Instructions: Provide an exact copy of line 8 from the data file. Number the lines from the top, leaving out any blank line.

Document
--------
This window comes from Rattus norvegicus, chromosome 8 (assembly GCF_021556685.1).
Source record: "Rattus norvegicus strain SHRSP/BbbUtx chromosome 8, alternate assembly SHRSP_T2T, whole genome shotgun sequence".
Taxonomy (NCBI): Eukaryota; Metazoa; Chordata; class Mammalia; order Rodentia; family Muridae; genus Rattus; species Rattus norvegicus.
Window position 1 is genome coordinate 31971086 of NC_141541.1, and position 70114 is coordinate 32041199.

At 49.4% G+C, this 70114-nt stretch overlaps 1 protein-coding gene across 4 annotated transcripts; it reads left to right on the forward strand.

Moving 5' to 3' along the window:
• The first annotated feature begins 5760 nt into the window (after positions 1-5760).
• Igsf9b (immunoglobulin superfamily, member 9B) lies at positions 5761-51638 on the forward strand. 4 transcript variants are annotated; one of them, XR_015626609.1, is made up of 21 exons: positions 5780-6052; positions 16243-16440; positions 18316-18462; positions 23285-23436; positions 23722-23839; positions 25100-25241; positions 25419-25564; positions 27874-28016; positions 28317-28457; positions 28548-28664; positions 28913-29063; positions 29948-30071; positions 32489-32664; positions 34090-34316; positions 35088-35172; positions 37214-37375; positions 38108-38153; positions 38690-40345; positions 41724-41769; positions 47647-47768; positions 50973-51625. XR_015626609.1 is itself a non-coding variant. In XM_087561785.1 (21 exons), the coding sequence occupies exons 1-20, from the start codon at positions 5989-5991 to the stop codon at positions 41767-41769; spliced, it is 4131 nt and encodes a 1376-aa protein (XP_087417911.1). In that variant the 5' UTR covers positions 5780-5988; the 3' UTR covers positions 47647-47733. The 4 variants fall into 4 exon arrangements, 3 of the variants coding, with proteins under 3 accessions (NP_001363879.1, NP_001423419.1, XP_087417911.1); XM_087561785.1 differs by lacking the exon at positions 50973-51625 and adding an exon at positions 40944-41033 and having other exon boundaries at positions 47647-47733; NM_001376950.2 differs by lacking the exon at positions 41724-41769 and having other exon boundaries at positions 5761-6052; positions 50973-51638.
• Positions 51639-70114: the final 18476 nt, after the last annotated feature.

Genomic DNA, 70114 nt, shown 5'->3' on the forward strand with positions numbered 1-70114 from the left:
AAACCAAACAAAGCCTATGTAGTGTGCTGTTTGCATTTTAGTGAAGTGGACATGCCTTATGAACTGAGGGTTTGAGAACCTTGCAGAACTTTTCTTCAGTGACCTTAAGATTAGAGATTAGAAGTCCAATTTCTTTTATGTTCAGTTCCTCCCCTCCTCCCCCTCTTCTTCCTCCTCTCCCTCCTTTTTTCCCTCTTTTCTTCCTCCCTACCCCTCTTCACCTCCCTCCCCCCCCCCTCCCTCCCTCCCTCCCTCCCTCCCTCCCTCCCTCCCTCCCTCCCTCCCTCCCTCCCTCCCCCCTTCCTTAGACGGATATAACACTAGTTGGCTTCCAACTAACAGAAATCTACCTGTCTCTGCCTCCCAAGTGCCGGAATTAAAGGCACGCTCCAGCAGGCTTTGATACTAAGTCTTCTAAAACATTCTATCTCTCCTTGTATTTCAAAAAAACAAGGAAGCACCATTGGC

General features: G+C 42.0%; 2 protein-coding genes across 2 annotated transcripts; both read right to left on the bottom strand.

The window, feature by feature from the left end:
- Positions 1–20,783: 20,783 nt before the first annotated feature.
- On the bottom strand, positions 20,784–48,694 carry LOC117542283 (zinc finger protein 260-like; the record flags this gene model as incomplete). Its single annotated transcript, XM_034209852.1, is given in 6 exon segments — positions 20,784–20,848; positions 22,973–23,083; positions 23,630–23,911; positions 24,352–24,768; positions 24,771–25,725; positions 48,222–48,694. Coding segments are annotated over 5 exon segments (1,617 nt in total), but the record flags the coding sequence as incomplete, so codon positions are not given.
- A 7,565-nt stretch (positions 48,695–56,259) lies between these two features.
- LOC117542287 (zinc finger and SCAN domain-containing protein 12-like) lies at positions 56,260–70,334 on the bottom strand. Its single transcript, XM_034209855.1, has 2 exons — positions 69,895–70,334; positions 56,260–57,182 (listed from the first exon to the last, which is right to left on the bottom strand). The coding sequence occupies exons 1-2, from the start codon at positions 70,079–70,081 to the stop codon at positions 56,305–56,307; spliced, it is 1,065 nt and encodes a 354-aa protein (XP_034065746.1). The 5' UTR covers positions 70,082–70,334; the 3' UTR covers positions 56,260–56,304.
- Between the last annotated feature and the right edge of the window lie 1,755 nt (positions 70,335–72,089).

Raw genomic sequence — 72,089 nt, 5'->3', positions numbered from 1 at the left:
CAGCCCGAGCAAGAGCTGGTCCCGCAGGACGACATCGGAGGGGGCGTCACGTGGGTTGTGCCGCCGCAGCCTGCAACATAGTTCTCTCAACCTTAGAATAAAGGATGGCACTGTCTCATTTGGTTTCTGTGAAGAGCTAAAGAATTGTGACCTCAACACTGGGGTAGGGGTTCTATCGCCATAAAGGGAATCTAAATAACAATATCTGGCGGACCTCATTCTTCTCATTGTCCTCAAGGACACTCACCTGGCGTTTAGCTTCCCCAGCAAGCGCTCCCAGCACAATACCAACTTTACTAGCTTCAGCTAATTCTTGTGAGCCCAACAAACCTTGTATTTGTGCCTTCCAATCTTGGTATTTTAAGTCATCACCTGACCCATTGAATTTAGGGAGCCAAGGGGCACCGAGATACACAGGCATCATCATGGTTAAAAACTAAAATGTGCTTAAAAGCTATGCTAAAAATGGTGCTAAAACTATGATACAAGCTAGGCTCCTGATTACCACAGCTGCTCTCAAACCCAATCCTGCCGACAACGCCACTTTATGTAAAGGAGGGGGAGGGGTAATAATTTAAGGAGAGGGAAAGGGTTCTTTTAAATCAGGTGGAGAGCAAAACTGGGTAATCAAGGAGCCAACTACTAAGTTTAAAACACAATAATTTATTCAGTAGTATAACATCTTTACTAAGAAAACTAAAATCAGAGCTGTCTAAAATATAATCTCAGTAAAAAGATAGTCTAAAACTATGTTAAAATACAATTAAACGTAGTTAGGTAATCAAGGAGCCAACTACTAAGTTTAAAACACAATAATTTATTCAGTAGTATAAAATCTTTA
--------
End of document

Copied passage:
• Igsf9b (immunoglobulin superfamily, member 9B) lies at positions 5761-51638 on the forward strand. 4 transcript variants are annotated; one of them, XR_015626609.1, is made up of 21 exons: positions 5780-6052; positions 16243-16440; positions 18316-18462; positions 23285-23436; positions 23722-23839; positions 25100-25241; positions 25419-25564; positions 27874-28016; positions 28317-28457; positions 28548-28664; positions 28913-29063; positions 29948-30071; positions 32489-32664; positions 34090-34316; positions 35088-35172; positions 37214-37375; positions 38108-38153; positions 38690-40345; positions 41724-41769; positions 47647-47768; positions 50973-51625. XR_015626609.1 is itself a non-coding variant. In XM_087561785.1 (21 exons), the coding sequence occupies exons 1-20, from the start codon at positions 5989-5991 to the stop codon at positions 41767-41769; spliced, it is 4131 nt and encodes a 1376-aa protein (XP_087417911.1). In that variant the 5' UTR covers positions 5780-5988; the 3' UTR covers positions 47647-47733. The 4 variants fall into 4 exon arrangements, 3 of the variants coding, with proteins under 3 accessions (NP_001363879.1, NP_001423419.1, XP_087417911.1); XM_087561785.1 differs by lacking the exon at positions 50973-51625 and adding an exon at positions 40944-41033 and having other exon boundaries at positions 47647-47733; NM_001376950.2 differs by lacking the exon at positions 41724-41769 and having other exon boundaries at positions 5761-6052; positions 50973-51638.